I hope our good fortune continues in the Nursery industry for the coming year. Things slow down a little over Christmas but it doesn't take long for winter trade shows and educational programs to get into full swing. Georgia, Tennessee and Alabama are all involved in the month of January. Of course, we think Alabama is special and would like to see you in Mobile the last weekend in January. If not, I hope you will get out to one of the shows to see what is new in the industry.
This is the month for the launching of our Nursery/Landscape Web Page at Auburn. It will always be a work in progress and hopefully offer a continuous stream of new information and links to help you in your business. If you still want your newsletter sent by e-mail, just reply to let us know. I know that for some people it is quicker to check your e-mail than to get into your browser. Bernice Fischman becomes an official Web Mistress at the launching this month. She has worked hard to get the contributing faculty to get things turned in to her so we could go on-line. We thank her for lending her artistry to our Horticulture information.
With our shrinking (nose-diving) budget, (no comments against our reigning governor) this educational/communications tool is the last avenue we have available to us to stay in contact with you on a regular basis. Enjoy your browsing and let us hear from you if you get the urge. Have a good month and come to see us at our booth at the Trade Show. We are always happy to talk plants or help you any way we can at Auburn.
THE FOLLOWING ARTICLES ARE FEATURED IN THIS MONTH'S SOMETHING TO GROW ON:
1. Effects of Surflan concentrations in irrigation water on Gardenia jasminoides radicans and Pennisetum rupeli.
2. Response of shade trees grown in in-ground containers to three container substrates.
3. Effect of split fertilizer application and irrigation on nitrogen concentration in a container growing area soil.
4. Preference of two-lined spittlebug for Ilex species, hybrids and cultivars.
5. A bud-boring cutworm: an unusual pest of native rhododendrons.
6. Review of Michael A. Dirr's Photo-Library of Woody Landscape Plants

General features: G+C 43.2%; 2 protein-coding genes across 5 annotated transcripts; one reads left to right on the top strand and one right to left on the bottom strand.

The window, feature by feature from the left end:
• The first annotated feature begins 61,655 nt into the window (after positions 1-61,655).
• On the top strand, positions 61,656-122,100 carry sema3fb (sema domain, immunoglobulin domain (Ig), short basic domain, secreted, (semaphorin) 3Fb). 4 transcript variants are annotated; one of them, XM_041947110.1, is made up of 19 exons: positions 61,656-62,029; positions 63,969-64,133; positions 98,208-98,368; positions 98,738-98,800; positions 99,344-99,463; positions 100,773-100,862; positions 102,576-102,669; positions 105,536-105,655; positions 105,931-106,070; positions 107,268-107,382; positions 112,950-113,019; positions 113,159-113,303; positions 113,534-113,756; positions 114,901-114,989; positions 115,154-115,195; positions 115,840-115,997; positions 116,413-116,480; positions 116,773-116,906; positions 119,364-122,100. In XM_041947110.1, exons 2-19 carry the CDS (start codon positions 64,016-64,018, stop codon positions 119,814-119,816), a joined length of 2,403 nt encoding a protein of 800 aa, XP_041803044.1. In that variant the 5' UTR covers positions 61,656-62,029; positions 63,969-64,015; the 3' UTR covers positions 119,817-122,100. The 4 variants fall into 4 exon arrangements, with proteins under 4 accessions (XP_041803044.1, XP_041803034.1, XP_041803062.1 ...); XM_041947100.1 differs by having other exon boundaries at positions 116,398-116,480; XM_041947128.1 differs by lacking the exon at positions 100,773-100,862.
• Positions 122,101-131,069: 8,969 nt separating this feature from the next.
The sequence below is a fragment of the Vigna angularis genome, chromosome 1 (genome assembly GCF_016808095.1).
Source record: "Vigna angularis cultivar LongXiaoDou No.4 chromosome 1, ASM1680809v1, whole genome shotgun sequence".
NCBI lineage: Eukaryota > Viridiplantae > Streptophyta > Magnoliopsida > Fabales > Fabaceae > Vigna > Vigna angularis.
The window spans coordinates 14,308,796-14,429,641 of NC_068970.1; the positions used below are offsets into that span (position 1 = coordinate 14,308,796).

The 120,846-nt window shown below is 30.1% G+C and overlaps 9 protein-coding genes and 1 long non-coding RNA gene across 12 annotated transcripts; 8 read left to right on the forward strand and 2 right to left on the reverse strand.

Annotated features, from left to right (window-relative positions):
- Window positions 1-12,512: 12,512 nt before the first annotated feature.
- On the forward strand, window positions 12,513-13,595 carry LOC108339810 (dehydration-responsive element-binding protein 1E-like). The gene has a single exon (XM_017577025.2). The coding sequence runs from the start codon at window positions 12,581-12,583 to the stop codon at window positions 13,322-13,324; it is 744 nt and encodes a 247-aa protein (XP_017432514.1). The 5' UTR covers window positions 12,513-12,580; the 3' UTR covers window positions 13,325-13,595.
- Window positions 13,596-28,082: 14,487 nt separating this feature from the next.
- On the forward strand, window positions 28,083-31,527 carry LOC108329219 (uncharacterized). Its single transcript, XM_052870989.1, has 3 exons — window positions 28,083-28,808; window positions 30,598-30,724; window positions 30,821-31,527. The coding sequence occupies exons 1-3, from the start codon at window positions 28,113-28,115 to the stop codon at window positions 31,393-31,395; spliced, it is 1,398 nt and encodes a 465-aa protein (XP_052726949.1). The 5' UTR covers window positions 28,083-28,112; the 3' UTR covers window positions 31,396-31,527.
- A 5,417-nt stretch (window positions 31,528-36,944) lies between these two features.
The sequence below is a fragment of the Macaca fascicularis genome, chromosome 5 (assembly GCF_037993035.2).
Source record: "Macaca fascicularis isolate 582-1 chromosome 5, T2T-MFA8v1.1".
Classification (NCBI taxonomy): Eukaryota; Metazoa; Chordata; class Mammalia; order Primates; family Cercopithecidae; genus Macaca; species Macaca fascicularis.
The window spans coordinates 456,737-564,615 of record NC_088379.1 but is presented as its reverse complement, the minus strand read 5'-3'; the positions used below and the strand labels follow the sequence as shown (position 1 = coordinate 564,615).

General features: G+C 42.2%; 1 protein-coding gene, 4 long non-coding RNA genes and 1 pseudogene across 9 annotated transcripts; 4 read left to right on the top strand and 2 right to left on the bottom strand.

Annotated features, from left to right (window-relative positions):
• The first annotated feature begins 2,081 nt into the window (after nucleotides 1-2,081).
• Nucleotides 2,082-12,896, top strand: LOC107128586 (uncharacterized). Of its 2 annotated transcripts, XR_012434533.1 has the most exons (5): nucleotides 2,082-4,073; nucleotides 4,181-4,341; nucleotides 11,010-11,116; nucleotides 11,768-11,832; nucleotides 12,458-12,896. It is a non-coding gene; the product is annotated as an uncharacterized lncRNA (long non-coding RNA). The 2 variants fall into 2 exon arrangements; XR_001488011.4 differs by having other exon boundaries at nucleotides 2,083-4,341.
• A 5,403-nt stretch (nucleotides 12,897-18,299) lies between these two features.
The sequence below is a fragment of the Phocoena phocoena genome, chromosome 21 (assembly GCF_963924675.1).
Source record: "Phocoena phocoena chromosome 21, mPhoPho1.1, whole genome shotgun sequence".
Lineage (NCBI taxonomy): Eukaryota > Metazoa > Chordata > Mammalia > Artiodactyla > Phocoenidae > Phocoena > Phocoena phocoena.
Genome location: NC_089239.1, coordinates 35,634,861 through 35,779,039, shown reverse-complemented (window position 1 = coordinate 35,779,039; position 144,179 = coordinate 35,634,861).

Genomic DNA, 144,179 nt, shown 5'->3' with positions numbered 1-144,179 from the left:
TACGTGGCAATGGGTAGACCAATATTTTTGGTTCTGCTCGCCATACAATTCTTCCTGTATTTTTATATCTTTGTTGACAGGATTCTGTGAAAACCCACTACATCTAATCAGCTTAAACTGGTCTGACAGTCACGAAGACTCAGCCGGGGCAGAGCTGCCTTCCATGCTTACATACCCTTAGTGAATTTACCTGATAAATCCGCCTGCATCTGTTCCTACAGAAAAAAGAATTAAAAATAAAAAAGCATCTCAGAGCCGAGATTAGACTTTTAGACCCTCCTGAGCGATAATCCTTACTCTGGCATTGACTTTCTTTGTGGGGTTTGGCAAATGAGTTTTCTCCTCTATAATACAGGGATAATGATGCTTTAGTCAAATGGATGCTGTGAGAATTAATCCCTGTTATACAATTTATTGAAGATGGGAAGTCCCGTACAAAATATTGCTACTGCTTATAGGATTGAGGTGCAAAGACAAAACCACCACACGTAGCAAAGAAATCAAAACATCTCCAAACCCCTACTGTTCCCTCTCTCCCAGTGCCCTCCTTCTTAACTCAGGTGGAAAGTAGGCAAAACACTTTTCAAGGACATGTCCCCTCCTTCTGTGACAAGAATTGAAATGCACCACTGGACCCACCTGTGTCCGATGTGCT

UPCOMING EVENTS WILL BE LISTED AFTER THE LAST ARTICLE.
As growers become more and more concerned about herbicide residues in containment ponds of recycled water it is essential to understand which herbicides are hazardous to sensitive plants. In this study dwarf gardenia (tolerant) and fountain grass (sensitive) were irrigated with water containing 10, 100 or 1,000 ppm Oryzalin, an active ingredient in Surflan and Rout. Investigators wanted to ascertain what effect these concentrations of chemicals would have on growth and other physiological functions.
They found that Oryzalin concentrations similar to those found in nursery runoff water did not reduce growth. It appears to be safe to use in a container plant production business. If, however, the concentration remains high for a long period of time, the growth of sensitive species may be reduced.
This study compared growth of young trees in containers with three different soil treatments. Ash and birch seedlings were grown during 1991 and 1992 in 38 liter plastic in-ground containers substrate with the following ratios of sphagnum peat and ground pine bark: 10:30:60; 50:30:20; and 100:0:0. Trees showed better top dry weight, trunk diameter and root dry weight when grown in containers with the least soil content (10%) than in the 100%.
Production of large trees in in-ground containers leads to larger trees. The trees grow faster in the containers because it is easier to irrigate and manage fertilization. These trees thrive in a substrate with less soil as there is better drainage with the other organic media. Lower bulk density is also a positive and beneficial factor. Trees grown in this manner will survive better when transplanted into the landscape due to increased top and root growth in response to a medium with better drainage.